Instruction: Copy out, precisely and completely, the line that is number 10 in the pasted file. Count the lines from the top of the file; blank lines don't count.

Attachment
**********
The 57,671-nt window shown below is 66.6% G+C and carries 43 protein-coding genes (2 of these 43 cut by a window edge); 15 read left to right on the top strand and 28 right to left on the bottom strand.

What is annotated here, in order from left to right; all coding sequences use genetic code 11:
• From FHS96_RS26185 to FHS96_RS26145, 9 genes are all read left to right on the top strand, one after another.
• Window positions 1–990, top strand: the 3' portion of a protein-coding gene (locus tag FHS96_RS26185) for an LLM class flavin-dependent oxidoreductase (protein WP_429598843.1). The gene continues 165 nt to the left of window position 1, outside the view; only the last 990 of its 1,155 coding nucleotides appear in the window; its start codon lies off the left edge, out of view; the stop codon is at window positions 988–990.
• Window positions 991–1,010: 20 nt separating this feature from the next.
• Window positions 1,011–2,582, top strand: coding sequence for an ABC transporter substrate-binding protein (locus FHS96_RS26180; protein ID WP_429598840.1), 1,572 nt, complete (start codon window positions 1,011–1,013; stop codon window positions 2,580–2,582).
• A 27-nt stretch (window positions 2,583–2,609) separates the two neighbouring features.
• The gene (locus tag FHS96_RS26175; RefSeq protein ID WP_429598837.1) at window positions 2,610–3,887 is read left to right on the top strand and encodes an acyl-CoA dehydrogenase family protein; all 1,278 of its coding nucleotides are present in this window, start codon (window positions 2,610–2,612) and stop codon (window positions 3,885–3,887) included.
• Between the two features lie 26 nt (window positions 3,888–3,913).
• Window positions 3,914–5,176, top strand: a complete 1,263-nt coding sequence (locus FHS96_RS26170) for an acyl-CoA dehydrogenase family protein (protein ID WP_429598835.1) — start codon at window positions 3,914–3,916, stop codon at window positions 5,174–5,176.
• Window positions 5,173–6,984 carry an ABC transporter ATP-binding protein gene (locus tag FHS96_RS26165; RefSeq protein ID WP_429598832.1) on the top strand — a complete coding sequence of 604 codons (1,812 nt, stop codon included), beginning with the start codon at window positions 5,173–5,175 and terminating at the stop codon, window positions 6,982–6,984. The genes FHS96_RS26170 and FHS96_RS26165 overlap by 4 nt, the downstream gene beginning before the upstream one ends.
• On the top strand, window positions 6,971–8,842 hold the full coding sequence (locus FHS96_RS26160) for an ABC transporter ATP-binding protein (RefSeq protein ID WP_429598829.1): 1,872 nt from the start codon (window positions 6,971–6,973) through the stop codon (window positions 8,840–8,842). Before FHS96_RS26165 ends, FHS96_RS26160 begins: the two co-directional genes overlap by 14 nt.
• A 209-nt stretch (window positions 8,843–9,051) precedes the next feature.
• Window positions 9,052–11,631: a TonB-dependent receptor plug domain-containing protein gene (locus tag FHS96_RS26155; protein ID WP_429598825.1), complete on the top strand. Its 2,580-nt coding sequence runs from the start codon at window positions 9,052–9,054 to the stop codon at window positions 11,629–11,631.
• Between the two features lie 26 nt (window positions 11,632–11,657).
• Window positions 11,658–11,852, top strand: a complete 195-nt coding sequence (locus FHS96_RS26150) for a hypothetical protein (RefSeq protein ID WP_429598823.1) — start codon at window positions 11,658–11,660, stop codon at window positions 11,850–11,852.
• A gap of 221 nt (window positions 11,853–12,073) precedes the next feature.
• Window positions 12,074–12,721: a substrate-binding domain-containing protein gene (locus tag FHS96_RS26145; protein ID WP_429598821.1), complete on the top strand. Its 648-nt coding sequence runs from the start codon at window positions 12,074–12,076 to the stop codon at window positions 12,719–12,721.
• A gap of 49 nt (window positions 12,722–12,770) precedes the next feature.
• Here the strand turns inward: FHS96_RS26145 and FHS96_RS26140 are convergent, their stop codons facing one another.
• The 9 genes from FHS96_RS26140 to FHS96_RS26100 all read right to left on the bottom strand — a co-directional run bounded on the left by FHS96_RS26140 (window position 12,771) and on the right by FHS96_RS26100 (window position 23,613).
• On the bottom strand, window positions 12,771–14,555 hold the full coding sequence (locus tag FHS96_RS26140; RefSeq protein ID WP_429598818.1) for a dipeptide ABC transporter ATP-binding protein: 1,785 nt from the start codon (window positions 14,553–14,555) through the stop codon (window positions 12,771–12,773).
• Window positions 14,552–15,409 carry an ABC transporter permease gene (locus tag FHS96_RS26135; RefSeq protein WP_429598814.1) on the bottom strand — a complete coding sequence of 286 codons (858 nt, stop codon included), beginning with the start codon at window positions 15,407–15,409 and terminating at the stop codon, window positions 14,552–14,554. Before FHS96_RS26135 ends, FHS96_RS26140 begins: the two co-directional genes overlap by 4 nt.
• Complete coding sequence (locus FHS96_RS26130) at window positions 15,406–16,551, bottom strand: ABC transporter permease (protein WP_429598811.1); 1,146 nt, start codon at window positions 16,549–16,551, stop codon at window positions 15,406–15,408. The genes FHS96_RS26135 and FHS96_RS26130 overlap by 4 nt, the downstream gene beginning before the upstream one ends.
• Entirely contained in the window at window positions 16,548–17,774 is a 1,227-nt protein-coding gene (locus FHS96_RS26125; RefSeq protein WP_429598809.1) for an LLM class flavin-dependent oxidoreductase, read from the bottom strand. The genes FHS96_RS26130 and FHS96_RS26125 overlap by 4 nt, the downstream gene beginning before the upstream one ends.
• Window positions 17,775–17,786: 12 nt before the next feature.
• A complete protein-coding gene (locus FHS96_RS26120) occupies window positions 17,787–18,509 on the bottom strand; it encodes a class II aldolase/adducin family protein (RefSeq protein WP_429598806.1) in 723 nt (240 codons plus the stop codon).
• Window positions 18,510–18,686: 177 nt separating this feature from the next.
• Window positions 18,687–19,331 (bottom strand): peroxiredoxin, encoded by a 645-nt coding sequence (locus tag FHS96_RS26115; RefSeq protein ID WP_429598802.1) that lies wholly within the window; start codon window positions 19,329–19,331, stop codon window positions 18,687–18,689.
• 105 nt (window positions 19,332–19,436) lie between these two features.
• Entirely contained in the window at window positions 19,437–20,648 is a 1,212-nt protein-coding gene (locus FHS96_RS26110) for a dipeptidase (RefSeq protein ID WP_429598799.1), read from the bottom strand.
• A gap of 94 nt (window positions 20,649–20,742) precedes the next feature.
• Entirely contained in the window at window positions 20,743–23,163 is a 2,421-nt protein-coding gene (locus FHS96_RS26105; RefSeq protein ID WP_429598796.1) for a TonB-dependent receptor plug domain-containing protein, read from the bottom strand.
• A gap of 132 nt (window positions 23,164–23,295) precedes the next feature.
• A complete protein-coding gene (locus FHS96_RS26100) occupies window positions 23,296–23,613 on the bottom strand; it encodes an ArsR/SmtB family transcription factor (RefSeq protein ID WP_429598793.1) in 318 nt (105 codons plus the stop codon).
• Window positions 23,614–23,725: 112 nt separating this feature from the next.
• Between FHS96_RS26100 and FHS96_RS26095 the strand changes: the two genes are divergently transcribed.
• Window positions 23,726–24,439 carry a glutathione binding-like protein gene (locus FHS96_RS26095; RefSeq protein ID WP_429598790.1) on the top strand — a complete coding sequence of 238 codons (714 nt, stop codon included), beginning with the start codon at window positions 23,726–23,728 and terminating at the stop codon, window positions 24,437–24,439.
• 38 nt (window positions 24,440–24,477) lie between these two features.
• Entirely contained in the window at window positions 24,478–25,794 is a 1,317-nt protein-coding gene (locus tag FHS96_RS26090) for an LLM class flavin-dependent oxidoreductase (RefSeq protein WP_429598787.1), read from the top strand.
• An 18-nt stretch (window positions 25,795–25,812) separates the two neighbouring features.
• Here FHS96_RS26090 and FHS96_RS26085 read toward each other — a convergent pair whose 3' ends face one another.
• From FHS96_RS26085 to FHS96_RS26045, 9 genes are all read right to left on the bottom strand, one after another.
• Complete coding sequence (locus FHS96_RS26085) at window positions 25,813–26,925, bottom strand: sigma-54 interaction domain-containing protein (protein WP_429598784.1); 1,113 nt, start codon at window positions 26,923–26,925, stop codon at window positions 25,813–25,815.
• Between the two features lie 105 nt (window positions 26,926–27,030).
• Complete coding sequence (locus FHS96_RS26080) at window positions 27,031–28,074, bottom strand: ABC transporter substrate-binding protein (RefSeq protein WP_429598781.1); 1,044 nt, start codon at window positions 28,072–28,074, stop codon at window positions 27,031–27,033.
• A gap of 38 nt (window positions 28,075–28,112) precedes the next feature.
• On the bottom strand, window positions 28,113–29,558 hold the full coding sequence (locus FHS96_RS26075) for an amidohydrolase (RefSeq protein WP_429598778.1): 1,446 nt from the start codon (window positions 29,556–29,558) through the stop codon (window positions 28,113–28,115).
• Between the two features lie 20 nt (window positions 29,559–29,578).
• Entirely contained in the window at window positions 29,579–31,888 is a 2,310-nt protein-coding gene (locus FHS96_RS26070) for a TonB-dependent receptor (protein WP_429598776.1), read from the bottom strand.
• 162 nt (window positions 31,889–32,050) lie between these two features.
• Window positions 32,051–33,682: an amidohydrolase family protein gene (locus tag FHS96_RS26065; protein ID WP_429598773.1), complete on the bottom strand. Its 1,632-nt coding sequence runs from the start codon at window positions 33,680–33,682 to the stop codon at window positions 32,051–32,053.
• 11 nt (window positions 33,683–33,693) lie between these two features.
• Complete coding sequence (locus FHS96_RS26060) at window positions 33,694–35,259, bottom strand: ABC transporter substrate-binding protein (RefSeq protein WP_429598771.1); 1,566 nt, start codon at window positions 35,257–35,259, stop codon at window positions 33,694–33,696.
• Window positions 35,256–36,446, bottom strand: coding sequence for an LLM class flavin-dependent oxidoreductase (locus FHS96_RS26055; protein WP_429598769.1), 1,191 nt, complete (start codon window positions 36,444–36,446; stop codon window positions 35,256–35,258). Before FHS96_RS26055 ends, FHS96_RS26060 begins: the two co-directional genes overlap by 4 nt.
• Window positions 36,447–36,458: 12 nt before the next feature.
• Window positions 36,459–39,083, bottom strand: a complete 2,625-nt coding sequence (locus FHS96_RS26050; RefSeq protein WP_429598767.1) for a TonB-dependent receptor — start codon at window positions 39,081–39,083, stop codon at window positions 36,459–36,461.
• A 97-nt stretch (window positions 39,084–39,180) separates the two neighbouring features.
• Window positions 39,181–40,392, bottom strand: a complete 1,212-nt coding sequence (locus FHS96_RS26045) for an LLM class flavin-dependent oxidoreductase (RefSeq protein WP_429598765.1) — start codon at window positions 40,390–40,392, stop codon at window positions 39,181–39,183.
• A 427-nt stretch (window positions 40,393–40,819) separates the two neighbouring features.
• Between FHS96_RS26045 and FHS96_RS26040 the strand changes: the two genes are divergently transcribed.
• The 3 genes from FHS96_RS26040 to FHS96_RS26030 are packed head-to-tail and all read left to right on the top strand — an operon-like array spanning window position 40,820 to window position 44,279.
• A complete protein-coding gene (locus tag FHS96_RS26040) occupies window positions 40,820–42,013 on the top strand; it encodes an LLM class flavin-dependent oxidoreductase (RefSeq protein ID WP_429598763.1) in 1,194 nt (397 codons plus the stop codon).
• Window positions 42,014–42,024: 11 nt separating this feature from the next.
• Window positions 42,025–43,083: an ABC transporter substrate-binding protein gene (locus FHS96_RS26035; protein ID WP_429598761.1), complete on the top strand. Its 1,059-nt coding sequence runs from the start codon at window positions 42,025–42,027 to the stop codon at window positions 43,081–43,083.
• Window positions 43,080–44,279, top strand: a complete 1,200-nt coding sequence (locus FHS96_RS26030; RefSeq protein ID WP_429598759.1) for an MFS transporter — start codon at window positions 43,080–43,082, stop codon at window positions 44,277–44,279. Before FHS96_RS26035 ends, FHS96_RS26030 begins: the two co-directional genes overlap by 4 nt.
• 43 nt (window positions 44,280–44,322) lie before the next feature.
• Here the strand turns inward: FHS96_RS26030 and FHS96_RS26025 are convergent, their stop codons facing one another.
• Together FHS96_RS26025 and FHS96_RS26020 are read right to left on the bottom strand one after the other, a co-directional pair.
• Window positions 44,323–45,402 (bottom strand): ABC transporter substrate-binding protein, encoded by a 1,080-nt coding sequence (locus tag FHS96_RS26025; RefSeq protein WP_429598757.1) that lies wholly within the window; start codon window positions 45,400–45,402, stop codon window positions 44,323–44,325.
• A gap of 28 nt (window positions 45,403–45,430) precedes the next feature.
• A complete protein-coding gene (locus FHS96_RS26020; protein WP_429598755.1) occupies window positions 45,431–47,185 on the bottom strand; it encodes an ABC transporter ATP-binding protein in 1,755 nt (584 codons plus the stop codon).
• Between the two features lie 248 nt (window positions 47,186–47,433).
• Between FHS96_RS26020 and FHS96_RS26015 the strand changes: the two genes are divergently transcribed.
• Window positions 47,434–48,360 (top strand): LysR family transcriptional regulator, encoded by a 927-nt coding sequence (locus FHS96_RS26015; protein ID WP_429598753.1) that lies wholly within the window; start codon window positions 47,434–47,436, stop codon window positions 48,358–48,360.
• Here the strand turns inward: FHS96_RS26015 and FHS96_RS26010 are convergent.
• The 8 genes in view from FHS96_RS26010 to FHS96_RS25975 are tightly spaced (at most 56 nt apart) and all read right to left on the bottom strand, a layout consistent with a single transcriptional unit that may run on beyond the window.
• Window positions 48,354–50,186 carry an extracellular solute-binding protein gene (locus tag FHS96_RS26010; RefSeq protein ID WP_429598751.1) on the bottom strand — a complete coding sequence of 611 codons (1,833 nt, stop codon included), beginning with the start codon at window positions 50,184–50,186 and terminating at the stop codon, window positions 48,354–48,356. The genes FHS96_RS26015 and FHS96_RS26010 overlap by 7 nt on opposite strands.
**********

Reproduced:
• Window positions 3,914–5,176, top strand: a complete 1,263-nt coding sequence (locus FHS96_RS26170) for an acyl-CoA dehydrogenase family protein (protein ID WP_429598835.1) — start codon at window positions 3,914–3,916, stop codon at window positions 5,174–5,176.